BIG ANNOUNCEMENT! Dot and Dash has a new member on our team who will be doing editing, proofreading, beta reading, and sensitivity reading. Her name is Crystal Shelley, and here is some more info about her:
Where do you live?
I’ve lived in Salt Lake City, Utah, for the past six years and was born and raised in Houston.
What is your favorite genre to edit and why? My favorite genres to edit are science fiction and fantasy because they’re my favorite genres to read. I’m always in awe of the sheer creativity of the worldbuilding, technology, and magic systems that writers invent. It’s a bonus when there’s a romantic element, too, but that’s more for my enjoyment as a reader.
What makes you passionate about editing?
Stories can do such good, and I believe that words should hold meaning and be used with intention. I love helping writers communicate their messages clearly without sacrificing creativity and voice. I’m also a conscious language advocate, and I feel strongly that writing should be representative and inclusive. As an editor, I’m able to provide feedback from this lens to writers, who may not be aware of how their words may affect readers (outside the story itself).
What is the most common mistake you see writers making?
The most common sentence-level mistakes I see are incorrect punctuation (usually related to commas because they’re tricky) and confused words (writing “affect” instead of “effect,” “lie” instead of “lay,” etc.). From a narrative standpoint, I often see head-hopping (knowing the thoughts of someone other than the focal character) and telling instead of showing (though there’s always a place for telling).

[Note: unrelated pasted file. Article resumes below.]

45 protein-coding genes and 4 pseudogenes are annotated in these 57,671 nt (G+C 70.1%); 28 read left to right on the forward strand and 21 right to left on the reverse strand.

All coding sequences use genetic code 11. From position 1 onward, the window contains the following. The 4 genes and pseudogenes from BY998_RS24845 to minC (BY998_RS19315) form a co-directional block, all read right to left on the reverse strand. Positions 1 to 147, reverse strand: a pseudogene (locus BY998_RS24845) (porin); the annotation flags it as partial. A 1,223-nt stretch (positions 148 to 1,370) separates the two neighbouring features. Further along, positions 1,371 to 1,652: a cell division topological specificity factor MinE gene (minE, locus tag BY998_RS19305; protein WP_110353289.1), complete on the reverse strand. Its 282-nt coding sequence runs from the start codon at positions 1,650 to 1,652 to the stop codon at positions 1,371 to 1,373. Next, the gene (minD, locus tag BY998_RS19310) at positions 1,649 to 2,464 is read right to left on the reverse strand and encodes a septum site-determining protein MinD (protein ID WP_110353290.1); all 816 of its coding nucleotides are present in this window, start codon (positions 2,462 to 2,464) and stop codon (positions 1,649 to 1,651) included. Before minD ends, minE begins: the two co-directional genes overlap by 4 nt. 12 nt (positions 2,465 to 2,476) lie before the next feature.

What advice do you have for women looking to write and publish their first book?
1. Try to have a way to write down a thought wherever you go, like an app on your phone or a notebook you carry. You never know when you’ll come up with a story idea or perfect sentence. Even if you don’t use it in a story you’re working on, you never know when it could be right in the future.
2. Write. Don’t worry about editing as you go. The important thing is to get the ideas out when they’re fresh and unfiltered. The writing can be refined later in the process. 3. Find a person or group who will support you by holding you accountable, cheering you on, and providing honest feedback. It can feel lonely to work on such a personal process, but it doesn’t have to be.
4. I loved this piece of advice I heard at a writing conference: If something motivates you to write, it’s good advice for you. If it discourages you, it’s bad advice for you. Be open to advice, but know that not everything works for everyone.
5. Tell a story that’s important to you, and be authentically you while doing so.
What do you like to do when you're not editing?
When I’m not editing, I’m usually reading, playing a video game, watching a show or a movie, or loving on my dog. I also enjoy getting out of the house and spending time outdoors, especially because I work from home. Editing is often on my mind though!